How climate change is already impacting the Philadelphia region

PHILADELPHIA -- Earth Day 2021 is a day to bring awareness and encourage action to help protect the environment.

The impact of climate change is already being felt in the Philadelphia region.

Darby, Delaware County, isn't where you'd expect to see an area of great concern, but it is.

Because, like many neighborhoods here, it's beside a creek that overflows its banks again and again, especially when tropical systems arrive.

Irene, Floyd, Sandy and, more recently, Isaias all put this area underwater.

Also submerged was the Eastwick section of Philadelphia, just four miles away and right next to Philadelphia International Airport.

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Join ABC Localish Studios, in partnership with National Geographic, as we explore the impact of climate change and the innovations and ingenuity being applied to address it.



Warmer oceans create more intense hurricanes, not only impacting the coast but creating devastating inland flooding. When creeks rise, in many cases, the water has no place else to go but into homes.

Experts also point to a disparity in the effects of climate change. Darby, for example, has twice the national poverty rate. Many low-income neighborhoods, where housing is cheaper, lie in flood plains.

And the floods have become more intense. Seven of the top 10 biggest floods for Darby and nearby Chester Creek have occurred during the past 20 years.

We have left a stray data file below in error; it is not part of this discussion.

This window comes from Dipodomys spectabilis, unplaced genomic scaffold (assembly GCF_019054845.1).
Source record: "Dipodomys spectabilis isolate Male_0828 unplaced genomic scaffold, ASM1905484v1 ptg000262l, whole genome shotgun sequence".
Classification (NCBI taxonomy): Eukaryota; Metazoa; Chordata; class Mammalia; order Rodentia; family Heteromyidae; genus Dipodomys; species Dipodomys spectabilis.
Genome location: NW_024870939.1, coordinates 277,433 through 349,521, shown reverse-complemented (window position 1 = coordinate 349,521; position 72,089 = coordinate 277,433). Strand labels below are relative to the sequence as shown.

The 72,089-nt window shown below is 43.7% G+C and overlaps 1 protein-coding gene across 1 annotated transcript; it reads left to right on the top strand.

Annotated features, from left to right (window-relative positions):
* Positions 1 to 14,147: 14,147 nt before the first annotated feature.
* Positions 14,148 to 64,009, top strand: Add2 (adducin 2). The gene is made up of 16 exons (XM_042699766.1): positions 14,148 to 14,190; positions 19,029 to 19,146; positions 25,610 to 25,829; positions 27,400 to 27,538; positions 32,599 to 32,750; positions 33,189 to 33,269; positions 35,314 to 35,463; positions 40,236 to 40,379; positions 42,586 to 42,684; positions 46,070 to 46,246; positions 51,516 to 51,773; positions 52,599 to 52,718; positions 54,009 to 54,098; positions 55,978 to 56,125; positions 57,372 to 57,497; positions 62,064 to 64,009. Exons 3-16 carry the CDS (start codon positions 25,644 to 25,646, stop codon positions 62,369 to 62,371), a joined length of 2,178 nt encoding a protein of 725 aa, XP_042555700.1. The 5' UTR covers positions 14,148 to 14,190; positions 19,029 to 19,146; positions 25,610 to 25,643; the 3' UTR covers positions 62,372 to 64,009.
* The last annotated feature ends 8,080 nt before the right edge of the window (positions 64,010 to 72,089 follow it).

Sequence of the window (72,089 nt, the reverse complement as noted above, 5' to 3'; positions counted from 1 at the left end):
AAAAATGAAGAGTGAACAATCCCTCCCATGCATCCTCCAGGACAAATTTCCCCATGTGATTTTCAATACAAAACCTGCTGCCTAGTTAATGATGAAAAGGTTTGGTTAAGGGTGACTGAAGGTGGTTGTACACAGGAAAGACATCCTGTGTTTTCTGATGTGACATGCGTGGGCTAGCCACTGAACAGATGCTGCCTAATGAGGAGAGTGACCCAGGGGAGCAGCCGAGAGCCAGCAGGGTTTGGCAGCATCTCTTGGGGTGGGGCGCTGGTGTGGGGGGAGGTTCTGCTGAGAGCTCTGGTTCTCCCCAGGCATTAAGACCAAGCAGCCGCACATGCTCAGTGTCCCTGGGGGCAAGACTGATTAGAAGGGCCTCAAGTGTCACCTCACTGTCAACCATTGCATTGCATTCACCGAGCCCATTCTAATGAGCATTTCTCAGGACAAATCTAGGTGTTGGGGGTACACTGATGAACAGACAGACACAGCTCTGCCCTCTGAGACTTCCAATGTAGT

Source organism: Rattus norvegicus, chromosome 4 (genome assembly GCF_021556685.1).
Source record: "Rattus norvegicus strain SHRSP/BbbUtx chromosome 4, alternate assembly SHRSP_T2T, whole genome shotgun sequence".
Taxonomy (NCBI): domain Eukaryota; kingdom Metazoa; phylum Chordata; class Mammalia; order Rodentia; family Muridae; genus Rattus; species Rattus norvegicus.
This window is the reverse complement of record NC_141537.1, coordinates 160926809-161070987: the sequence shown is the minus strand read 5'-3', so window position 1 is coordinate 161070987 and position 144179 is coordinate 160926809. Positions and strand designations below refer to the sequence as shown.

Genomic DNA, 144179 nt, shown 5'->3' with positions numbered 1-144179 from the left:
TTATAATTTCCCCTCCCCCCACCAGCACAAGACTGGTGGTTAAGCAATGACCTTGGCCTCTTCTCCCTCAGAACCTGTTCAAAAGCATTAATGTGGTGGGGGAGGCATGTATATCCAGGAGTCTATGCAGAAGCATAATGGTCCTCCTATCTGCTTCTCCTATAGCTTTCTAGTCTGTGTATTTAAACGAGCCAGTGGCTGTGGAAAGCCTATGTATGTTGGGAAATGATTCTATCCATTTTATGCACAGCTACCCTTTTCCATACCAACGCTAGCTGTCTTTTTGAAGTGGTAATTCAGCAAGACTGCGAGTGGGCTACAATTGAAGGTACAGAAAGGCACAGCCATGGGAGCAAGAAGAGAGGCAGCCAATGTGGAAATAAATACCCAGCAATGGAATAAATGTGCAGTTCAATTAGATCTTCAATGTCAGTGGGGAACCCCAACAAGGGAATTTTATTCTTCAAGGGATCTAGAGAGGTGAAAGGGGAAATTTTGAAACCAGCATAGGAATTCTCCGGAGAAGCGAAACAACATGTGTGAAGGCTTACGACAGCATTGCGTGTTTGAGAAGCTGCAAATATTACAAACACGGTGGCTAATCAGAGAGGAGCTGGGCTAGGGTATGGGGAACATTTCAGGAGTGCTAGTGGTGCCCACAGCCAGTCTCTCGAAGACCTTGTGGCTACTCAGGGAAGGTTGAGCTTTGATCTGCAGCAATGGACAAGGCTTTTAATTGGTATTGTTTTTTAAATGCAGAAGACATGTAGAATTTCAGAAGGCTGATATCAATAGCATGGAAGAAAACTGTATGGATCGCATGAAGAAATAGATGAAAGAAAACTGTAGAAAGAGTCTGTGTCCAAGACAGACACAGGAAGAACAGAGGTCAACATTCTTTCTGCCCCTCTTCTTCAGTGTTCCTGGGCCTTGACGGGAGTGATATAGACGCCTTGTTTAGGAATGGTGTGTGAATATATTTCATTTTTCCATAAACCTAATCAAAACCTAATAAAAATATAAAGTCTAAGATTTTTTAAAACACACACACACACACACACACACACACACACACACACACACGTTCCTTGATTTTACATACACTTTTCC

The trend is very clear. Average seasonal temperatures from 1970 to now in Philadelphia show warming at the rate of more than 2-1/2 degrees in spring, summer and fall.

Winters are, by far, warming the fastest, jumping by nearly five degrees over the past 50 years.

Even though winters are getting warmer, with more water vapor in the air winter storms are becoming more intense. Four of our top 10 biggest snowstorms occurred over the past 20 years, along with our top two snowiest seasons.

National Geographic projections indicate that, if current trends continue, by the 2070s Philadelphia will feel more like northeast Arkansas, in terms of temperature and precipitation patterns.

Average maximum winter temperatures will climb from 41 to 49 degrees, and average maximum summer temperatures will jump from 84 to 93.

This is a staggering forecast: Extreme heat, with the number of days above 95 a year, would soar, from an average of 6-1/2 now to as many as 52 a year by the 2070s.

For more on the impact of climate change, join Cecily and other ABC meteorologists for Our America: Climate of Hope.

It can be seen Sunday, April 18 at 1p.m. on 6abc.

It will also be on our 6abc streaming TV apps beginning Friday, April 16.